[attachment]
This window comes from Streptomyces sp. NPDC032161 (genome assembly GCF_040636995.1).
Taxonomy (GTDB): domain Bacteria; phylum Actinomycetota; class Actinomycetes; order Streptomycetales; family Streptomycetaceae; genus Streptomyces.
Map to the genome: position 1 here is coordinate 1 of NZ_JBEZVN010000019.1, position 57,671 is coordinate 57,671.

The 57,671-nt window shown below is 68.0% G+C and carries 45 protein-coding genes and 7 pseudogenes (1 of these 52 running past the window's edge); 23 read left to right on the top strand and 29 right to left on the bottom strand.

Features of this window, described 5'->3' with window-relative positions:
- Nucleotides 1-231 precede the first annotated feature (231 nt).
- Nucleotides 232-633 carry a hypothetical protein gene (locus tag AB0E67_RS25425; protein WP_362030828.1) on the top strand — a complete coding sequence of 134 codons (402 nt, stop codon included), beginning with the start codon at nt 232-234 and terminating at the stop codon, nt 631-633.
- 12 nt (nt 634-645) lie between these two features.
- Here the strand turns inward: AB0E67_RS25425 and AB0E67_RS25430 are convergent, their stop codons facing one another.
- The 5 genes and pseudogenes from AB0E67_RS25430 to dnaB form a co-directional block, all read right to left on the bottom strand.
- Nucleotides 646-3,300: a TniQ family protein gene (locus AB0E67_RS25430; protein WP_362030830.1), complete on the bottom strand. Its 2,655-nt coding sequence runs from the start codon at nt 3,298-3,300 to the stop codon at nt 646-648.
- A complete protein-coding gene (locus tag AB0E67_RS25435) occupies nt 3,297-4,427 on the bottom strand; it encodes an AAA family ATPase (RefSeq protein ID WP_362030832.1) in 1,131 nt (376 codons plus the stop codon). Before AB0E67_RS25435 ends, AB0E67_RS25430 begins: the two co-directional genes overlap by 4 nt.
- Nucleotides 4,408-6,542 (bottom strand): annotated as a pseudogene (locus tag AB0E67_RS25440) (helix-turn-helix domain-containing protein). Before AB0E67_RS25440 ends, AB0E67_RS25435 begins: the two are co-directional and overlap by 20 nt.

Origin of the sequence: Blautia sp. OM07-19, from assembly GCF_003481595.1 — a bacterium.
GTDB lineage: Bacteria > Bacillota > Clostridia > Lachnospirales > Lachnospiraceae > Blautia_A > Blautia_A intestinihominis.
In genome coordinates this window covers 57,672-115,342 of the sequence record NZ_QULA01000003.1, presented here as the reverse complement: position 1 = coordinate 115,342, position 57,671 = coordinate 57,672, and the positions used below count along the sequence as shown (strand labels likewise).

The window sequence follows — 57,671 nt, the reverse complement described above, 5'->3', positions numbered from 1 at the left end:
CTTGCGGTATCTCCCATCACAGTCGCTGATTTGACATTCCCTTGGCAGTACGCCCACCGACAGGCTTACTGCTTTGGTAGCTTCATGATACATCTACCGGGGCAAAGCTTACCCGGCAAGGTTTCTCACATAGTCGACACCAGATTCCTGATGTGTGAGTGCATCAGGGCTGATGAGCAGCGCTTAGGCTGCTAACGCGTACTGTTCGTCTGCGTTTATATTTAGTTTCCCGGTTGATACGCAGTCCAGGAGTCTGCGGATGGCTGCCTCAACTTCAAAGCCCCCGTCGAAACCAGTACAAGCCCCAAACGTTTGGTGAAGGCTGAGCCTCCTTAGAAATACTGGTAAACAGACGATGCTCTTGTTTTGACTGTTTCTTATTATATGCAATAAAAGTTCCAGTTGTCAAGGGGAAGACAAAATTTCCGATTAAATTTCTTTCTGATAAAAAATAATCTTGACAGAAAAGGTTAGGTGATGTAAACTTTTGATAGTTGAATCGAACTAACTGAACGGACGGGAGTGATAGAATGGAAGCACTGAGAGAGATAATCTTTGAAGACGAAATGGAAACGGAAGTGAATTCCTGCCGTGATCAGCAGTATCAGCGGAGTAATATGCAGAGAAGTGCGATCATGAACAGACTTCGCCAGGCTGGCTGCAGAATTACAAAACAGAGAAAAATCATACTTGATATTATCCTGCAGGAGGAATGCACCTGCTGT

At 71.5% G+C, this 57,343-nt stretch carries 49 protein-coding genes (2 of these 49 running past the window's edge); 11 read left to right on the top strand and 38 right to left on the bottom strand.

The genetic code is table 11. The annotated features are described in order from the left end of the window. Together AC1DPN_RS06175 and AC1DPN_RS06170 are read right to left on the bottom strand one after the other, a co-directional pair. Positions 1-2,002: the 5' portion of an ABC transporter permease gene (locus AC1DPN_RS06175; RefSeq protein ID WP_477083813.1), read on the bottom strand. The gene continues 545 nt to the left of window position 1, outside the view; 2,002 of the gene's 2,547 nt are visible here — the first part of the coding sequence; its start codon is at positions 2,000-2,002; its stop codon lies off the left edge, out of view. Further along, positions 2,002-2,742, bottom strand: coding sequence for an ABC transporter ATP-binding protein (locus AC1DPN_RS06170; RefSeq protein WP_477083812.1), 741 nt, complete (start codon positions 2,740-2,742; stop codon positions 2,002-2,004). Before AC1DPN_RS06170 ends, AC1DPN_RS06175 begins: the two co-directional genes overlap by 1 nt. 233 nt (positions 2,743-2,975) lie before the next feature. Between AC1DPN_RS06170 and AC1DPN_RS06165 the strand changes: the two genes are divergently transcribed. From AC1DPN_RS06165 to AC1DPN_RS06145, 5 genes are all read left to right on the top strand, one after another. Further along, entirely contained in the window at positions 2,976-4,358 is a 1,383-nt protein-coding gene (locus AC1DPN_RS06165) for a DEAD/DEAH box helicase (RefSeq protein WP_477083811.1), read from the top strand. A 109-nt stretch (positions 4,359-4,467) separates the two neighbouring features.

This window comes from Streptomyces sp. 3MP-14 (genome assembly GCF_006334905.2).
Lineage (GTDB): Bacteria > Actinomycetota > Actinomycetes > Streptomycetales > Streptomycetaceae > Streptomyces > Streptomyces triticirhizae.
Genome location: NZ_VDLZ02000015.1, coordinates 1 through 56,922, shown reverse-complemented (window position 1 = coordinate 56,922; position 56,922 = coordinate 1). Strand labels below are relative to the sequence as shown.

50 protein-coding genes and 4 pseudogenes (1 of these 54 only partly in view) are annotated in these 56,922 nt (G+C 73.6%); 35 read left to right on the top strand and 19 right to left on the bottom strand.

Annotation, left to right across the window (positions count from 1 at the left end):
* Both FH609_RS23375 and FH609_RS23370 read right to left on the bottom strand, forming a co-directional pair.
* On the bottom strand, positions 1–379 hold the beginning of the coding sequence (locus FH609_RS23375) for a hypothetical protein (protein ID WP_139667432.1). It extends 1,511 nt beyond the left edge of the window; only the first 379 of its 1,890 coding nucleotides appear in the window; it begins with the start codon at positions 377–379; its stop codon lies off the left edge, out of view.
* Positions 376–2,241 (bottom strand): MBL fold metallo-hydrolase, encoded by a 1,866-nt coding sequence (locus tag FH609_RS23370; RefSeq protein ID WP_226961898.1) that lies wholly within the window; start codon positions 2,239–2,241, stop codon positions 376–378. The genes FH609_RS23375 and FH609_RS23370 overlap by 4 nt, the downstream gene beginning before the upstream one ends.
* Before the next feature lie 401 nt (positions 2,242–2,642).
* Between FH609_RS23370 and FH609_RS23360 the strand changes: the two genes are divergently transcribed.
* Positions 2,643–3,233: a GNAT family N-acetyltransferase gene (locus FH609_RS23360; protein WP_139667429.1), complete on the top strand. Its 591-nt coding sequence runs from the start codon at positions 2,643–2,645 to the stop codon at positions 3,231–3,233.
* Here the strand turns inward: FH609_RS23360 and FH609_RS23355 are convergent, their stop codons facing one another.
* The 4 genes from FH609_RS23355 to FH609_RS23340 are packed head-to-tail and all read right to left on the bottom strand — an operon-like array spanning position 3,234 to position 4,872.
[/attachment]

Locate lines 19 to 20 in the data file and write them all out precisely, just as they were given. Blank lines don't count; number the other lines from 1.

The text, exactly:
At 71.5% G+C, this 57,343-nt stretch carries 49 protein-coding genes (2 of these 49 running past the window's edge); 11 read left to right on the top strand and 38 right to left on the bottom strand.

The genetic code is table 11. The annotated features are described in order from the left end of the window. Together AC1DPN_RS06175 and AC1DPN_RS06170 are read right to left on the bottom strand one after the other, a co-directional pair. Positions 1-2,002: the 5' portion of an ABC transporter permease gene (locus AC1DPN_RS06175; RefSeq protein ID WP_477083813.1), read on the bottom strand. The gene continues 545 nt to the left of window position 1, outside the view; 2,002 of the gene's 2,547 nt are visible here — the first part of the coding sequence; its start codon is at positions 2,000-2,002; its stop codon lies off the left edge, out of view. Further along, positions 2,002-2,742, bottom strand: coding sequence for an ABC transporter ATP-binding protein (locus AC1DPN_RS06170; RefSeq protein WP_477083812.1), 741 nt, complete (start codon positions 2,740-2,742; stop codon positions 2,002-2,004). Before AC1DPN_RS06170 ends, AC1DPN_RS06175 begins: the two co-directional genes overlap by 1 nt. 233 nt (positions 2,743-2,975) lie before the next feature. Between AC1DPN_RS06170 and AC1DPN_RS06165 the strand changes: the two genes are divergently transcribed. From AC1DPN_RS06165 to AC1DPN_RS06145, 5 genes are all read left to right on the top strand, one after another. Further along, entirely contained in the window at positions 2,976-4,358 is a 1,383-nt protein-coding gene (locus AC1DPN_RS06165) for a DEAD/DEAH box helicase (RefSeq protein WP_477083811.1), read from the top strand. A 109-nt stretch (positions 4,359-4,467) separates the two neighbouring features.